Home Entertainment Extravaganza Opinions of Professional Conductors on Bradley Cooper in “Maestro” and Cate Blanchett in “Tár” by Monomaxos

Opinions of Professional Conductors on Bradley Cooper in “Maestro” and Cate Blanchett in “Tár” by Monomaxos

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Opinions of Professional Conductors on Bradley Cooper in “Maestro” and Cate Blanchett in “Tár” by Monomaxos

For those immersed in the world of conducting, the past couple of years have brought a surge of excitement. Reflecting on this, Andrew Resnick, known for directing productions like The Cher Show and Parade on Broadway, mentions, “Rarely is this facet of my profession showcased to a broader audience.” With the releases of Tár last year and Maestro this year, the limelight has shifted towards the art of conducting.

This shift inevitably sparked discussions about the performances of the main actors in these films. Both Cate Blanchett as the titular character Lydia Tár and Bradley Cooper portraying the maestro Leonard Bernstein, intricately portrayed conductors with complex personal lives. Serving as the focal point, both actors commanded attention while standing before orchestras, conducting live performances. Do actual conductors believe they delivered authentic portrayals?

Mostly, yes. Resnick acknowledges, “I commend both for placing themselves in such a vulnerable position and truly embodying the roles.”

The notable distinction lies in Blanchett crafting a character from scratch – a confident, influential lesbian spiraling towards downfall – while Cooper aimed to channel the essence of the widely documented Bernstein. Both actors received guidance from industry professionals: Natalie Murray Beale whereas Cooper consulted with music director of the Metropolitan Opera, Yannick Nézet-Séguin, for his role in Maestro. Cooper divulged spending years preparing for a specific sequence for six years where Bernstein conducts Mahler’s Symphony No. 2 at Ely Cathedral in the UK.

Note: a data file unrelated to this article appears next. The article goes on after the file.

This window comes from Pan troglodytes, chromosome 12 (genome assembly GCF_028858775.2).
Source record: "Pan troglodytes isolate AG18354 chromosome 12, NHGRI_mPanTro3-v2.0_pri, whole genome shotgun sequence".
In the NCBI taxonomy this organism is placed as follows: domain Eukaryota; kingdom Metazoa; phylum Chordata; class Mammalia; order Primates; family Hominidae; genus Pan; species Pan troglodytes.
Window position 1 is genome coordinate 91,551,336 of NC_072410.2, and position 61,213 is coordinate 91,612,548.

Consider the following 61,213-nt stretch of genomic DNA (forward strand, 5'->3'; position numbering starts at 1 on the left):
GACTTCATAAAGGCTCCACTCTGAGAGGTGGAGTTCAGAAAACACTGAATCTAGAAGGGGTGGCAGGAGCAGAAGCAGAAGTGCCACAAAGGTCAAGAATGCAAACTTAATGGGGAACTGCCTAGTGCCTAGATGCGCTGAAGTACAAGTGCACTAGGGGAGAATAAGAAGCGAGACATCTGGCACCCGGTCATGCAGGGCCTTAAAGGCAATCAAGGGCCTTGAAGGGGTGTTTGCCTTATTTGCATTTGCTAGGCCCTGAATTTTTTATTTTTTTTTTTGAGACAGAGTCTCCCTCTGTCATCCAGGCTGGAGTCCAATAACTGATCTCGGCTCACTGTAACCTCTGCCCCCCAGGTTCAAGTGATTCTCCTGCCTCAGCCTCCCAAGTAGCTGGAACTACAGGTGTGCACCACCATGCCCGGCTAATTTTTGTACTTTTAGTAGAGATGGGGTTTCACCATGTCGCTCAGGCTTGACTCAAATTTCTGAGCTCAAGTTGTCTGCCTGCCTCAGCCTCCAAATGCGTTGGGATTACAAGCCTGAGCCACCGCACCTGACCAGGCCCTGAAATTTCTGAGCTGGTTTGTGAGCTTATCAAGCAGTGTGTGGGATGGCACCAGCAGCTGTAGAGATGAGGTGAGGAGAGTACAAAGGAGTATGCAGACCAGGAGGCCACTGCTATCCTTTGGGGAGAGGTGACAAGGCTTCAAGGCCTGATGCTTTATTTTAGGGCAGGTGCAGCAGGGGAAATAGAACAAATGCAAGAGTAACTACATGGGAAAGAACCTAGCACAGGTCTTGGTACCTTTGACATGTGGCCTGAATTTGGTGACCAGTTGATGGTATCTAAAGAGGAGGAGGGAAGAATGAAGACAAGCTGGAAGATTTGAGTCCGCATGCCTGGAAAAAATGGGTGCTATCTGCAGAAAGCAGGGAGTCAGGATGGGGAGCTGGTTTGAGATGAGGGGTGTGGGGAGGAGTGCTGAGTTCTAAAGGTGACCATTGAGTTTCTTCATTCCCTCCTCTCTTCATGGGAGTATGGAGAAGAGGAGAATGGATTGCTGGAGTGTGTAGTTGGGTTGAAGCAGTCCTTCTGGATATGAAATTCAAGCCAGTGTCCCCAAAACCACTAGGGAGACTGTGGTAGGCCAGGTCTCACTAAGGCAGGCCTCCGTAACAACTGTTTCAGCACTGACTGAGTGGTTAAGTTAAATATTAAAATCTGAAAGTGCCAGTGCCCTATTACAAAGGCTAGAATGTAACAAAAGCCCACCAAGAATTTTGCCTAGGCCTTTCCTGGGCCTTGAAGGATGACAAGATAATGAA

David Bloom, renowned for teaching conducting at NYU and performing at prestigious venues like Carnegie Hall and Walt Disney Concert Hall, commended Blanchett’s effort. “I was genuinely surprised by Cate Blanchett’s conducting skills,” he remarks, “Her technique appears precise and effective.”

Bloom observed how Blanchett infused her character Lydia’s bold and confident persona into her conducting style. “I find her conducting slightly pretentious, possibly a reflection of how she interprets and embodies the character,” he adds.

A scene from Tar.

A scene from Tár.© Focus Features/Everett Collection.

Resnick expressed a more reserved opinion on Blanchett’s technique. He notes, “If Lydia Tár truly possesses the excellence attributed to her, I anticipated a higher level of proficiency in her conducting.” He likened her style to that of someone who might have conducted for a few years or had intensive training during a summer program or undergraduate studies. “It lacked the authority expected from someone of her standing. Nevertheless, given the timeframe for her training, she did an admirable job,” he comments.

In contrast, both conductors agreed that Cooper captured Bernstein’s fervor and vigor. Bernstein’s performance of Mahler remains popular among conducting enthusiasts. “I’ve lost count of how many times I’ve revisited that footage — countless times,” Resnick reveals. Cooper’s portrayal aligns closely with the original. “His commitment and passion were palpable. He managed to encapsulate the essence of that footage in an incredibly authentic manner.” Resnick shares minor critiques, “While a few instances showcased added flair, overall, he nailed the essence. Replicating such authenticity is quite challenging but he succeeded in making it seem real and genuine.”

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